Title: The Kobayashi Maru
Author: Julia Ecklar
Series: The Original Series
Found: The Dickson Street Book Store in Fayetteville, AR for $2
It’s no secret that Captain James Kirk cheated on the Kobayashi Maru test. His firm belief in conquering no-win scenarios is alive and well when he finds himself stranded on a shuttle trapped in a debris field after a gravitic mine knocks out the engines. But he isn’t alone. Scotty, Chekov, Bones, and Sulu are onboard with him. They’d planned to help transport scientists away from a research facility, but the gravitic mine left them with no way to escape and out of sensor range of the Enterprise.
So the best way to pass the time is to tell each other how they tackled the Kobayashi Maru, and by doing so offer insight to their character and career.
Author Julia Ecklar paints the Kobayashi Maru as a daunting, shadowy trial reserved only for Starfleet Command Academy students. The computer cheats by countering every tactical move the hopeful captain makes by drastically overestimating the power of Klingon vessels, out maneuvering them, or simply spawning enemies until the cadets are destroyed.
In this take, Bones has no idea what the Kobayashi Maru is, and none of the crew stranded on the shuttle realized the others had taken the test. No, the Kobayashi Maru is a painful secret but one that ultimately set each man on the path they now follow.
What’s the Deal
As Kirk, Bones, Scotty, Chekov, and Sulu slowly accept that they might be trapped in a gravitic-mine-induced no-win scenario, each think back on the events surrounding the time they took the Kobayashi Maru at the command academy. Well, except Bones, who had never heard of the Kobayashi Maru and is keenly interested in understanding what the test involves.
Now, if Ecklar had gone into this by just retelling virtually the same mission each time, this book would be incredibly dull. To avoid this, each character not only talks about what happened during their attempts at the test, but also talk about their time in the command academy around it.
Kirk, predictably, spent hours upon hours trying to convert a universe full of tactical knowledge to memory before altering his test, Chekov (so obsessed with trying to live up to Kirk’s legacy) learns a harsh lesson about being clever over doing the right thing, and Scotty reveals why he’s a damned fine engineer who also ends up controlling the Enterprise from time-to-time. Beyond their creative attempts to “beat” the Kobayashi Maru, each man explores their motivations and personal revelations and not just how the simulation tried to cheat them.
This is an old-fashioned flashback episode. Ecklar captures the tone of each character so vividly that you can envision them being trapped on a roughed up particle board set trading stories about their younger selves. It’s a pity that the original series didn’t get a chance to really investigate the lives and histories of its characters, but the extended fiction is up to that task.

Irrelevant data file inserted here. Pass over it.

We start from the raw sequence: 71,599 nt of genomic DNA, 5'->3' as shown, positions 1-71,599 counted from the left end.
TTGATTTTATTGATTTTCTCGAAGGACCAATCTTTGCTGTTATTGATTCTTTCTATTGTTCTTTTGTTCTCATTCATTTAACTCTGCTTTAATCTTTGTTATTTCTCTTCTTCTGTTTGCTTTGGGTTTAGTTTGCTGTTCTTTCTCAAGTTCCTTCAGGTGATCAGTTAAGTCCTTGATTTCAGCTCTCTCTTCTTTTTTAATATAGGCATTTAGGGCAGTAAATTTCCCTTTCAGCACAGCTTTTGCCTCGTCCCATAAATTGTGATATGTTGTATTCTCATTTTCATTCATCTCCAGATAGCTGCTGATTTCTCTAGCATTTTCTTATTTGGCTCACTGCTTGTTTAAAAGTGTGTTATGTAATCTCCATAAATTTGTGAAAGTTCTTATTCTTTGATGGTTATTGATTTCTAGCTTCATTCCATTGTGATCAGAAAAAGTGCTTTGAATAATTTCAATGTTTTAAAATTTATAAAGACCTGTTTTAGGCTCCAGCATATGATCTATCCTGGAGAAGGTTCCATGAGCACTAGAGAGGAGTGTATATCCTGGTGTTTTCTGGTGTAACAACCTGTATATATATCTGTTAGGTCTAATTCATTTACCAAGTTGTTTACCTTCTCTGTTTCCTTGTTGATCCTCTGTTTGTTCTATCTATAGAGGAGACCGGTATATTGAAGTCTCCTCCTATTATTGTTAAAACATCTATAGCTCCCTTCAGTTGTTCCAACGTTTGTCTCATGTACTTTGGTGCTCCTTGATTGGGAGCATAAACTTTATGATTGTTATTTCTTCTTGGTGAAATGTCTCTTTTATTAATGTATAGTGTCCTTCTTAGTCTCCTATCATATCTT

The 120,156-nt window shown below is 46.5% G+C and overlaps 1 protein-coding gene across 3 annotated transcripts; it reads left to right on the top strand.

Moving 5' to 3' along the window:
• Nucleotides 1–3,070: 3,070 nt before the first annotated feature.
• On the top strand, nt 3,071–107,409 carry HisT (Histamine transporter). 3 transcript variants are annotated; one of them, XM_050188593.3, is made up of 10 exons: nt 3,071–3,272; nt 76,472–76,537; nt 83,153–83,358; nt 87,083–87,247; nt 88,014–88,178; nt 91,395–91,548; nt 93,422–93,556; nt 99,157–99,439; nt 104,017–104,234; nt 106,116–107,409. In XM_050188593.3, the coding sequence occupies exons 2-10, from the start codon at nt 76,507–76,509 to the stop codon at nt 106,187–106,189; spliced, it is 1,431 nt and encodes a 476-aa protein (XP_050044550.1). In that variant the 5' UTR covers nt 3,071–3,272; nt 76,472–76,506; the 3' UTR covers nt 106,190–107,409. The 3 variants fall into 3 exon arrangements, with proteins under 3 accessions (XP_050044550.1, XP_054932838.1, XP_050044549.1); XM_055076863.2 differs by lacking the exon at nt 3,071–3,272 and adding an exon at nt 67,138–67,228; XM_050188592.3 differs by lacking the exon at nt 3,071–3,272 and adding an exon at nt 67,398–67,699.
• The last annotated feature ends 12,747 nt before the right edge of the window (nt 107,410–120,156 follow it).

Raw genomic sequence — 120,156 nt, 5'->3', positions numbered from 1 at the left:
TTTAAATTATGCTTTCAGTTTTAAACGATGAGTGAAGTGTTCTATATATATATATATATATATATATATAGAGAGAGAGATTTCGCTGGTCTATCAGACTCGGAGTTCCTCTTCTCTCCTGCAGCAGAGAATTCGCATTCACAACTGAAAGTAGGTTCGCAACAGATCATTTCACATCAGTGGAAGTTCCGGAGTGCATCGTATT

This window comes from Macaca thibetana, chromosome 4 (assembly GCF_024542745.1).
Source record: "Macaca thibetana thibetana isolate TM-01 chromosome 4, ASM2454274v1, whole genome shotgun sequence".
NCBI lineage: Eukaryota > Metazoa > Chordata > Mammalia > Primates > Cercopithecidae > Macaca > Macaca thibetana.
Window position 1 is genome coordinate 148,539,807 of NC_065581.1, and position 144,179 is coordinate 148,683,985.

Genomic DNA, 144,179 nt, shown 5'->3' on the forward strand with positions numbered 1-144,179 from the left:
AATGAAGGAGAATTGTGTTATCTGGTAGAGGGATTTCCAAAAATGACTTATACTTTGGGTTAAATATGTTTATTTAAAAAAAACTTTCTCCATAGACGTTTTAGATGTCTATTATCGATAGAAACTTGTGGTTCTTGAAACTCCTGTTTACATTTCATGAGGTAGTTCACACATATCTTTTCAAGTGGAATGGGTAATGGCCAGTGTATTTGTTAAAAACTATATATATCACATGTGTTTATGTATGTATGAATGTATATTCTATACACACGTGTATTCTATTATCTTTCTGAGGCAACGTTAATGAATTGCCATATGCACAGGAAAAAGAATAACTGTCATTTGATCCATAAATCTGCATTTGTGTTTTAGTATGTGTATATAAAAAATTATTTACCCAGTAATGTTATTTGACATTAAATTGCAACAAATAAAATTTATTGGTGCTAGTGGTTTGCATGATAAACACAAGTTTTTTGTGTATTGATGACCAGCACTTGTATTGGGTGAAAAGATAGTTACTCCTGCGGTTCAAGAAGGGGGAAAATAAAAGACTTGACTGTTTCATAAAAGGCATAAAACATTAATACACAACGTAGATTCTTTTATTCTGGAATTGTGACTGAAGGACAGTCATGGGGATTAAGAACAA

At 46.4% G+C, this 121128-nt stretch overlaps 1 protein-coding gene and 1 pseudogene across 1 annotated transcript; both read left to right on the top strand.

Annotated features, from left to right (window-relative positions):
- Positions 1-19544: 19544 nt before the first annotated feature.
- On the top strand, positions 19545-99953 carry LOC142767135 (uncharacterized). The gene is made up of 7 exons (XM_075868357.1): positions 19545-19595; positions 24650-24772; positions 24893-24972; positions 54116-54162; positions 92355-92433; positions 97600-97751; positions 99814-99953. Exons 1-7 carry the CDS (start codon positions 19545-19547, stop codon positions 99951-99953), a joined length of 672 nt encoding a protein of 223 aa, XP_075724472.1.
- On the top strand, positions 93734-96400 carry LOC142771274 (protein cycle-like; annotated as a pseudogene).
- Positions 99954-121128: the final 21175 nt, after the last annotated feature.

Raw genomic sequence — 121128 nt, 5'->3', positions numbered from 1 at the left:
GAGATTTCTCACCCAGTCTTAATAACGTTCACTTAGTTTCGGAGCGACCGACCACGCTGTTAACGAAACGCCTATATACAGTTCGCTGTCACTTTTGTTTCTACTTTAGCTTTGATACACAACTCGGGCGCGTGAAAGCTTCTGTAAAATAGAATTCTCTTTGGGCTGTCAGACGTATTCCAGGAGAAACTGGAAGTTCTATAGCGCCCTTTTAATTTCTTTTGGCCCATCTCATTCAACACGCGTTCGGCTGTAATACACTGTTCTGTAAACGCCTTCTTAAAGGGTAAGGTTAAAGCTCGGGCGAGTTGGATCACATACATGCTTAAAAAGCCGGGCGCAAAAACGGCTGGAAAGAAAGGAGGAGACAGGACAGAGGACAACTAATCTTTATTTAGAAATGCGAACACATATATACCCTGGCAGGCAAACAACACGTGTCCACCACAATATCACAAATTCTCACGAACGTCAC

What makes The Kobayashi Maru feel like an episode is that each flashback builds on the next, and gives the crew the hope to survive by reminding them of the lessons they learned in school. While each crew member has a different feeling toward the simulation, that experience unites and inspires them to survive. Which involves a very strange sequence where Chekov turns a survival exercise into The Hunger Games.
All flashback-reliant stories end up feeling very formulaic after a while. Even though I appreciate how Ecklar approached four different interpretations of the Kobayashi Maru, the overall purpose is clear from the beginning. And, add to that the knowledge that this stranded shuttle craft doesn’t actually pose the greatest danger to Kirk and crew, the emotional impact is lost.
On a more uncomfortable note, this book was published in 1989 yet Ecklar repeatedly refers to Asians as “Orientals.” It’s clearly not meant offensively, but it is shocking to see the term used. I don’t think it is a book-ruining offense, but more a curious choice when Asian was rapidly becoming the acceptable term when describing people from, well, Asia, even in 1989.
Should You Read It?
Absolutely. The Trek books I enjoy most (and that are arguably the best) are those that conjure up images you can build with your memories of the series they represent. In The Kobayashi Maru, it is easy to imagine a busted up shuttle, and to think about the sparking simulation bridge in The Wrath of Khan. You can clearly picture dialog being spoken in the actors’ voices, and identify their expressions without the need for meticulous description. Books that can truly bring the show alive in print are vastly preferable to long diatribes about whether Data has a soul (yes, I’m still trying to get over Metamorphosis).
Also, Ecklar’s view of Starfleet as a military academy may not be unique, but she brings a certain darkness to it that forces each main character to burn brighter to reach their potential. I’ve never thought of Starfleet as particularly military-minded, despite the naval ranks and ship identifications. It struck me as simply naval remains for a now research focused institution with a light military bent.
But the real reason you should read the Kobayashi Maru is Ecklar’s stellar depiction of Montgomery Scott. She makes him both sage-like and impatient without crossing the line of “stereotypically hot-blooded Scottsman” and making Scotty seem incapable of doing other stuff besides engineering. He’s a capable man, but his passions run deep.
5 Smoking Simulation Bridges Out of 5
Coming Up Next
The next book in the Star Trek Novel Project is Peter David’s Imzadi, which was the last of David’s books personally approved by Gene Roddenberry before he passed away. Roddenberry was keen to read it, and I go into the book knowing he never got to. A bit sad, but Imzadi is a serious book compared to the playful sense of hope in The Kobayashi Maru.